women in computing

The reasons behind the dearth of women in computing and engineering require more research to understand fully, but if a large portion of women aren’t interested in studying those subjects, it would be unwise to force them. Requiring people to study a subject in order to meet a contrived balance is just as bad as restricting them from entering areas they’re passionate about. Granted, the cause may be that women have been discouraged from pursuing careers in engineering since their childhood, but that’s pure speculation. Anecdotal evidence from a book on raising children claims that if you give a boy a doll and a girl a truck, the girl will baby the truck and put it to bed while the boy will rip the doll apart. Whether that’s due to nature or nurture has yet to be determined empirically, but if women prefer different areas of study than men, what would be gained by increasing the number of women studying subject areas that don’t interest them? Men and women differ in many ways and it can be dangerous to assume that anything one gender enjoys will be just as enjoyable to the opposite gender. In areas where men and women differ, it could be a positive and complimentary difference, not an area needing reform. A passion for the subject is most important, regardless of the subject area or gender


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  1. Not relevant to computers specifically, but I think it was Phil Greenspun who recently wrote a little essay mentioning the possibility that perhaps women don’t go into science because it doesn’t pay off. He suggests men are more likely to stick with it anyway due to the fact that they like to prove themselves to their peer group, while women are a little more practical in that regard. I dunno how much merit that viewpoint has, but it was an interesting perspective.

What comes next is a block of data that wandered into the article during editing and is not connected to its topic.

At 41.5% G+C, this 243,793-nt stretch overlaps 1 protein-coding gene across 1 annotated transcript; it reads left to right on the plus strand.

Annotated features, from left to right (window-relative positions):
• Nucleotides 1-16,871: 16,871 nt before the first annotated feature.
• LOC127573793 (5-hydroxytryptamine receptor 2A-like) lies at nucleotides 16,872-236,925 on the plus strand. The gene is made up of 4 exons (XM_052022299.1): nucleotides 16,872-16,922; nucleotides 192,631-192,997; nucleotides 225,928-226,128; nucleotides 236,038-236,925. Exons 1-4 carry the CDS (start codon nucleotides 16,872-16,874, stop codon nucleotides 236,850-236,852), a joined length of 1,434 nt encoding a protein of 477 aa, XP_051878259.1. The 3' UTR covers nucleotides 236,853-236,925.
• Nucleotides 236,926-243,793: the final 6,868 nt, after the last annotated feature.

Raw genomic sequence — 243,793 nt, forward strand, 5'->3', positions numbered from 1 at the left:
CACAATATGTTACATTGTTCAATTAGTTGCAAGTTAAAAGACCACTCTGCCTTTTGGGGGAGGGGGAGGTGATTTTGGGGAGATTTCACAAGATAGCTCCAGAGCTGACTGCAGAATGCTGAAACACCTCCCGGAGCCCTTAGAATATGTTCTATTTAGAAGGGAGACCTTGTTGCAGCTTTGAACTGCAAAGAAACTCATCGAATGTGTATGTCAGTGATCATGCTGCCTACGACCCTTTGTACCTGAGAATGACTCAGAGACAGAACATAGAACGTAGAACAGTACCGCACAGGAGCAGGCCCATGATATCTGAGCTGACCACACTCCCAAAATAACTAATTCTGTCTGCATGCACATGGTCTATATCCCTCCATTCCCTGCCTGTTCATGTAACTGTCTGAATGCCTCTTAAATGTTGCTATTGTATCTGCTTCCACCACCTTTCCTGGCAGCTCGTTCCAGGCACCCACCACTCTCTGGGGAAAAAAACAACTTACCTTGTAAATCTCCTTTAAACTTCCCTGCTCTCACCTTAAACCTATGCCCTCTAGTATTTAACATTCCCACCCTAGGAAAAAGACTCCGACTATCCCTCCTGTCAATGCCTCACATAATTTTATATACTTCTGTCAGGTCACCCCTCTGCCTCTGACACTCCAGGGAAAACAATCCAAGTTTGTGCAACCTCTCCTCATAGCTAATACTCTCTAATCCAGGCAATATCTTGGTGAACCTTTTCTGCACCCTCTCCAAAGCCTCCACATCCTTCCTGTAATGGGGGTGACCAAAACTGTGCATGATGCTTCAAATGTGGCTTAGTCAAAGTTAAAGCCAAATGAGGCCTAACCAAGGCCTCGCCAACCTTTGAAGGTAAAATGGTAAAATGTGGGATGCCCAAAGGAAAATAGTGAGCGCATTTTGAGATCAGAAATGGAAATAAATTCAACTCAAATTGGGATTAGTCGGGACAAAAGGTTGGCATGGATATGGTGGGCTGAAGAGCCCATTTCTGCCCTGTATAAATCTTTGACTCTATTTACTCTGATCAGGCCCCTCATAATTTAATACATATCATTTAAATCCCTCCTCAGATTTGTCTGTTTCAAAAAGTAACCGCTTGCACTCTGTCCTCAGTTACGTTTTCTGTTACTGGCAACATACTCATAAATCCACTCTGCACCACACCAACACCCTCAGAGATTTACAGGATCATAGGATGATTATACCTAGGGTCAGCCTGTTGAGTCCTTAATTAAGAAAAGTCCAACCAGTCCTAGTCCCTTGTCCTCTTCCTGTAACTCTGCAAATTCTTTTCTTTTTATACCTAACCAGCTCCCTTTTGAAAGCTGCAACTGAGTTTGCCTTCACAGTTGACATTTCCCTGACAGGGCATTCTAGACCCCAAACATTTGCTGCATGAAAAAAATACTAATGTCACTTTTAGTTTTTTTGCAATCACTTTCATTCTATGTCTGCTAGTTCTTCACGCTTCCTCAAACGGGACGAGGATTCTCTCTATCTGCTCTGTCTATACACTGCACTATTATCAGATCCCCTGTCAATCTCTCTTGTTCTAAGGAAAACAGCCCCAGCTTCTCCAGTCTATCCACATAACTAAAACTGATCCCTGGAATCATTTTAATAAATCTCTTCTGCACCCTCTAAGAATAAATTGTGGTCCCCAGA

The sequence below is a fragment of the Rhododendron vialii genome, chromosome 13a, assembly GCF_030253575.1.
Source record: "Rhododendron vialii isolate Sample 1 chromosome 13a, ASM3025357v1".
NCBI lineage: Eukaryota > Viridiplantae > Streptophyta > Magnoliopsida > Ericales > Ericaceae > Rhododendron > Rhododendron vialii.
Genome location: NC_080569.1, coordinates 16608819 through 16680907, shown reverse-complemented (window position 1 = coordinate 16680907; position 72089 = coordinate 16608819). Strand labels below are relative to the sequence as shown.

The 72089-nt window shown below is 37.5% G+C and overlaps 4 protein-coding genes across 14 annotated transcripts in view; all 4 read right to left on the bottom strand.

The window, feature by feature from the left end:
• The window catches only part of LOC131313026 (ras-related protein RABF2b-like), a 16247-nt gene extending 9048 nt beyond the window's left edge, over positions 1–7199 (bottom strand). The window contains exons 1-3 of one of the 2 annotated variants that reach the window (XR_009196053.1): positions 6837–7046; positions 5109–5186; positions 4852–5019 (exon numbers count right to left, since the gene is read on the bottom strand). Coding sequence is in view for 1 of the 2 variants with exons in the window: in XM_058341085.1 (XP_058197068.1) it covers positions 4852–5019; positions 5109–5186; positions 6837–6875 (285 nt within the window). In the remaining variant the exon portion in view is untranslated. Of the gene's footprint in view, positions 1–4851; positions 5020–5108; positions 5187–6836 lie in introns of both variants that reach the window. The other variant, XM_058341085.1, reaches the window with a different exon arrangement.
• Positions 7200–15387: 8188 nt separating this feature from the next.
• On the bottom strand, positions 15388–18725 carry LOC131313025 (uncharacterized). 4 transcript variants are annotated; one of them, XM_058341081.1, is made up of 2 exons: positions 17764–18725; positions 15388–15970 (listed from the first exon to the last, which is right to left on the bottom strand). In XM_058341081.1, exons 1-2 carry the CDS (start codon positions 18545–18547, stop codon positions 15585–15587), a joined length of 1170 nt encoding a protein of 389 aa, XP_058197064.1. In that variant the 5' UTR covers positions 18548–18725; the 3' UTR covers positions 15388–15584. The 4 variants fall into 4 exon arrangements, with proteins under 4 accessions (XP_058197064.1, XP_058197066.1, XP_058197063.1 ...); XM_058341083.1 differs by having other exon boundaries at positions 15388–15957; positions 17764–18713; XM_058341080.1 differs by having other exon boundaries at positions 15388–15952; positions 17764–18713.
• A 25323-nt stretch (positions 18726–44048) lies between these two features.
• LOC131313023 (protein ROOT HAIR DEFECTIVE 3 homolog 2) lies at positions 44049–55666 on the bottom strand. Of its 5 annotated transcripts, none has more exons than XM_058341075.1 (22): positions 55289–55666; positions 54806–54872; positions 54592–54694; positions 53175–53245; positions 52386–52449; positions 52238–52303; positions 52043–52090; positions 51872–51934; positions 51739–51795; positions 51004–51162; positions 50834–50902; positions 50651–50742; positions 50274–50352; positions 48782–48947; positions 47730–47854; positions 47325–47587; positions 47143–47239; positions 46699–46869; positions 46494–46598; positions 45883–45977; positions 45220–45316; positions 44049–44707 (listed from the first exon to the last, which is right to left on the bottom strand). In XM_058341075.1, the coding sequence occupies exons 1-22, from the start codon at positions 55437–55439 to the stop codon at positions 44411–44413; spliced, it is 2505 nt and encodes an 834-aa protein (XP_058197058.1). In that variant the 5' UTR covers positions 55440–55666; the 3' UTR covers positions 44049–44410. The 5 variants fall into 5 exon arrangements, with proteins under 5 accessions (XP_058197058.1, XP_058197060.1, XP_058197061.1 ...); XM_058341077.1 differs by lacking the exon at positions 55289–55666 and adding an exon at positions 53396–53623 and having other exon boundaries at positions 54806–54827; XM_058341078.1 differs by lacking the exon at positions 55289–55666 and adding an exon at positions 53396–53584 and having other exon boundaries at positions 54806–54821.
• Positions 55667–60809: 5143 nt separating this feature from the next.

Comment by Levi on March 3, 2006 @ 3:36 pm
  2. I don’t know if perhaps this post was related to the Harvard president Lawrence (Larry) Summers’ comments of some time ago, who recently stepped down, or was fired. I do not think his job change was entirely because of his comments/questions about why fewer women pursued technical degrees and education, or were in the higher levels of technical education, but that was a part of the whole situation, along with the perhaps less sensitive/genteel way he raised this and other loaded issues. I wish I had more time to write — interesting, risky topic. :)

    Comment by DaveH on March 10, 2006 @ 2:09 pm

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